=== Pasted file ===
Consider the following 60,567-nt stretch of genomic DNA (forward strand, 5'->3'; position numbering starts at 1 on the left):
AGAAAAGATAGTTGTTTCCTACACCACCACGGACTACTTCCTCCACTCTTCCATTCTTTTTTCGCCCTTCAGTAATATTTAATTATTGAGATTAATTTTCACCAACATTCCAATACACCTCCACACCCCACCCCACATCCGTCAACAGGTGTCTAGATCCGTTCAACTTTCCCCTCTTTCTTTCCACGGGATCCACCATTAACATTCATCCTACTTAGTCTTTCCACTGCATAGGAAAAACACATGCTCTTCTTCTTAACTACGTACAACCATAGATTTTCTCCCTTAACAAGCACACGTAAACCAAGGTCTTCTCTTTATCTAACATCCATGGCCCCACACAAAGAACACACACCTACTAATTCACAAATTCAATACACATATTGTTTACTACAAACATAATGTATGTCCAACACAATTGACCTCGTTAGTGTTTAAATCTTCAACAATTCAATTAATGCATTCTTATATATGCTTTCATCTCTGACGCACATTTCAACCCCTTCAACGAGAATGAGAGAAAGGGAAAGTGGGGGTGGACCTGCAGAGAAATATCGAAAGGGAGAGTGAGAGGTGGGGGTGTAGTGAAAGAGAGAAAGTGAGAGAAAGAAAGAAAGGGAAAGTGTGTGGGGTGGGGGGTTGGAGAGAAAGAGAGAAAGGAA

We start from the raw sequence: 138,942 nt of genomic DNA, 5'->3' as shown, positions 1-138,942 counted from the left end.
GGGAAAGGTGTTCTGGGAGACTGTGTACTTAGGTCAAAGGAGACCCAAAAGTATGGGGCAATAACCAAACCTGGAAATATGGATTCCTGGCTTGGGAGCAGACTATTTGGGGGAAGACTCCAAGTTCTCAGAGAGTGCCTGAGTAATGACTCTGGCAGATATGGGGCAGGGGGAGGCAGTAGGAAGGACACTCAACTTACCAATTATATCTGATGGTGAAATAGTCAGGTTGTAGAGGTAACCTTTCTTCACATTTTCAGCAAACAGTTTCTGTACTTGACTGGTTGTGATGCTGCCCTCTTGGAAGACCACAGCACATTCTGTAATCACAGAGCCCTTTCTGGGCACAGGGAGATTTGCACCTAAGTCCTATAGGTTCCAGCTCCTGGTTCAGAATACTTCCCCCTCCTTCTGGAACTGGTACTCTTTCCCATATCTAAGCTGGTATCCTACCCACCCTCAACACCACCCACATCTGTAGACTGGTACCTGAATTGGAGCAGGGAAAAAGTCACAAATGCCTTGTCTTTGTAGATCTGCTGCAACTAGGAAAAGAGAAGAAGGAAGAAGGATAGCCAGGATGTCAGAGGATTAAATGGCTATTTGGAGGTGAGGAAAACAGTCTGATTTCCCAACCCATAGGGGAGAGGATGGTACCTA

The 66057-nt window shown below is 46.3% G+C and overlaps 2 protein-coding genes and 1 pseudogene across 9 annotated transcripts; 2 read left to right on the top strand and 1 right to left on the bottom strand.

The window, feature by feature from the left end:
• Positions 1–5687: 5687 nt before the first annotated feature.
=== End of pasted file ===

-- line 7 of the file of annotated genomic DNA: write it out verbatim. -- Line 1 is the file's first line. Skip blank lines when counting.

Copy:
• Positions 1–5687: 5687 nt before the first annotated feature.